Pablo Picasso said that every child is an artist—the problem is how to remain one once they grow up. June Park, an artist living and working in Bend, is refreshingly honest about how this works: with community.
Park grew up in Moscow, Idaho in the 1980s, the child of Korean immigrants who encouraged creativity and made it part of the home. Though Park, who uses the pronouns they/them, had wanted to pursue a career as an artist and writer when they were growing up, after moving to Seattle for school, and needing to earn money, they earned a bachelor’s in electrical engineering and master’s in human-centered design and engineering. “That degree and the way that you think through ideas is so important for where I am as an artist today,” said Park. “The artistic side was always there, but I had to make money.”
After fifteen years working as a UX designer in the Seattle area, Park took a job teaching digital art and creative innovation, and found they loved working with students every day while also homesick for the high desert and rural landscape they were surrounded by growing up in Idaho. They moved to Bend in 2017, and when the pandemic hit, Park took the chance to pursue art full time and applied for the newly created Scalehouse artist-in-residency program.
Park’s acrylic and gouache paintings are intentional in their design, creation, and narrative. Park wants audiences to see the story in each piece and collection. The paintings feature intricately detailed lines, stark contrasts in color, and surprising perspectives. The line details in the brushwork and sketches create movement, resulting in pieces that capture the energy of their subjects, whether a high desert landscape or portraits of migrant families.
The work in the current collections clearly tell stories, and Park hopes to bring that storytelling to the residency in what they create next.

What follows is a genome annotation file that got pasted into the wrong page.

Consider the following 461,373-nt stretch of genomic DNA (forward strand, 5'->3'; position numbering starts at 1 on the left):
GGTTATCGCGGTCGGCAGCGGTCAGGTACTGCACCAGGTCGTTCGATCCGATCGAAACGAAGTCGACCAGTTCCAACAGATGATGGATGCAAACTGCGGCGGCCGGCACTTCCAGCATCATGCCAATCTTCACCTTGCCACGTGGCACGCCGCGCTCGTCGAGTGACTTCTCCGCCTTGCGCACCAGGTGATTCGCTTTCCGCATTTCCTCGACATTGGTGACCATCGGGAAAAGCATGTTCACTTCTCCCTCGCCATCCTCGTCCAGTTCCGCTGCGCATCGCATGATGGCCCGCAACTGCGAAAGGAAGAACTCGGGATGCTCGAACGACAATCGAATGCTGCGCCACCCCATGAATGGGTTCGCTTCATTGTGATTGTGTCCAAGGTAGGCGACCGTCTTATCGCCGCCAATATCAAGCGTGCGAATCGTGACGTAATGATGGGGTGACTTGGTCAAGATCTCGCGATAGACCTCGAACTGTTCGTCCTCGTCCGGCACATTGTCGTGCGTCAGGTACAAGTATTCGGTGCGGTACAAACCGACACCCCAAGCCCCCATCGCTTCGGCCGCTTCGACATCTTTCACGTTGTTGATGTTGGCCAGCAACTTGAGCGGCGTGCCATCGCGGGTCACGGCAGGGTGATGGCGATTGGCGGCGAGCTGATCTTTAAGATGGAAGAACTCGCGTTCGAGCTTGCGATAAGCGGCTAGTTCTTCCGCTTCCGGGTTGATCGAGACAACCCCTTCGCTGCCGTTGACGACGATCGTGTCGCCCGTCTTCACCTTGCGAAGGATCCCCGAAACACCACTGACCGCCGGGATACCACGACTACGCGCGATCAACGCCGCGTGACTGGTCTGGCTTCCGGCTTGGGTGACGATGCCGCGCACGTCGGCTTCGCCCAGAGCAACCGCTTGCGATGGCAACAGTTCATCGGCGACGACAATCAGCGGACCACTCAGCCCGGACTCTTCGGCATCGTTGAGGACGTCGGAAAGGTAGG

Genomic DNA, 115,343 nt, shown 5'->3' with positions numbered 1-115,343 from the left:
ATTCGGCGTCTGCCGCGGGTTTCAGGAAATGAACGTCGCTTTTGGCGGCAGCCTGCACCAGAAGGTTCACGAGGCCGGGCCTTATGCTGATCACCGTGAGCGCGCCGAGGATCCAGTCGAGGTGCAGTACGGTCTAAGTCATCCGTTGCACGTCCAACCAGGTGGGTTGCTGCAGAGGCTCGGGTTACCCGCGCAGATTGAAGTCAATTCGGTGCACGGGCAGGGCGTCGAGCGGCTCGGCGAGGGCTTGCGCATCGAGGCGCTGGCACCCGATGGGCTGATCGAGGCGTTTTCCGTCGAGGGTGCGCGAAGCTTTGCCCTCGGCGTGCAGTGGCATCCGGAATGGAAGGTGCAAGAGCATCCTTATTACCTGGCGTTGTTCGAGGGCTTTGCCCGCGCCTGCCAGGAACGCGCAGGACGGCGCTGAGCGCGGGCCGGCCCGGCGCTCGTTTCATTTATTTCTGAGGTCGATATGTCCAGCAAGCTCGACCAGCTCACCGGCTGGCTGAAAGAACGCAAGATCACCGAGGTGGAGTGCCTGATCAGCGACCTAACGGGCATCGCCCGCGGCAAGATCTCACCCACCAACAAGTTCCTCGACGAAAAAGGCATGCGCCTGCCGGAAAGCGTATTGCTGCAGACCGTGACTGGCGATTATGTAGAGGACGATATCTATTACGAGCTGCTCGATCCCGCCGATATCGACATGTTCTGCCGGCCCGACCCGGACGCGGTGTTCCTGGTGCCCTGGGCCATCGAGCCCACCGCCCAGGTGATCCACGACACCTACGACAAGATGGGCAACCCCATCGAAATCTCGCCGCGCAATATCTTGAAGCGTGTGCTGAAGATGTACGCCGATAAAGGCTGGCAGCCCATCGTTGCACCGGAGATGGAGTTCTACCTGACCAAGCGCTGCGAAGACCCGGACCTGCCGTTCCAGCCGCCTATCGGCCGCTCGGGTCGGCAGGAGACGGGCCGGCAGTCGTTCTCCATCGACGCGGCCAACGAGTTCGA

“It’s really solitary to be an artist,” said Park. “I wanted to connect with other people in the organic way that happens in the creative spaces, and be with other people in the creative process.”
Park is frank about what it takes to be a full-time creative today, and how important it is for artists to find a supportive community, like the one Park is trying to cultivate through art in Bend. Park also credits their partner for making it possible.
“I say I’m a full-time artist, but there are lean months when I definitely get scared and feel like I need to go back to making money,” said Park. “Being an artist is hard because you have to believe that developing your art and craft is worth it despite the sacrifices you might have to make in order to do it. I couldn’t do it when I was younger, but sometimes I think that maybe I didn’t get to do it because it wasn’t my time yet.”
A contemporary art center founded in 2013, Scalehouse had established itself as a respected gallery for contemporary artists, but something was missing. Executive Director René Mitchell said that in a conversation with Patricia Clark, a founder of Scalehouse and driving force of the art community in Central Oregon before she passed away last year, Clark said that she wanted to see the process—to see behind the curtain and to witness the mess of artists creating. That’s when the vision for the artist-in-residency program emerged.
“I believe our community loves arts and culture,” said Mitchell. “And with that comes supporting artists and providing them the freedom to create and get messy.”
Park’s current work is centered around painting, but the time and space to unleash creativity in a supportive community during the residency has Park considering how else to tell their story through art. Park is also exploring an experiential installation, which is another place where the tech background comes out to play in art. They’d like to create a cohesive exhibition that explores what it’s like to be a rural BIPOC artist and a Korean immigrant who grew up in rural America.
“None of the stereotypes that are put on me fit,” said Park. “I want to tell a more nuanced story of me as a human being and uplift other people about their intersections.”